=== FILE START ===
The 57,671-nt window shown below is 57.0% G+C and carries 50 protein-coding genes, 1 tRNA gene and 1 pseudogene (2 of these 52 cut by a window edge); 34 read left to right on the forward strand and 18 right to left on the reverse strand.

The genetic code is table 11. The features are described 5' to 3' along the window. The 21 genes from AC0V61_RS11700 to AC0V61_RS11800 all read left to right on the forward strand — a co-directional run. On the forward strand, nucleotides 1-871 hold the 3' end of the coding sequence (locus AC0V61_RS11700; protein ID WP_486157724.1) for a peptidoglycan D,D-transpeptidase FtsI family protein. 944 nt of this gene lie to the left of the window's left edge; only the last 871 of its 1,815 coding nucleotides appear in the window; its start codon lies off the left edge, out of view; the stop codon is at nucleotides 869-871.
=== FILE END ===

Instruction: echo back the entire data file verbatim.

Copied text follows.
The 57,671-nt window shown below is 57.0% G+C and carries 50 protein-coding genes, 1 tRNA gene and 1 pseudogene (2 of these 52 cut by a window edge); 34 read left to right on the forward strand and 18 right to left on the reverse strand.

The genetic code is table 11. The features are described 5' to 3' along the window. The 21 genes from AC0V61_RS11700 to AC0V61_RS11800 all read left to right on the forward strand — a co-directional run. On the forward strand, nucleotides 1-871 hold the 3' end of the coding sequence (locus AC0V61_RS11700; protein ID WP_486157724.1) for a peptidoglycan D,D-transpeptidase FtsI family protein. 944 nt of this gene lie to the left of the window's left edge; only the last 871 of its 1,815 coding nucleotides appear in the window; its start codon lies off the left edge, out of view; the stop codon is at nucleotides 869-871.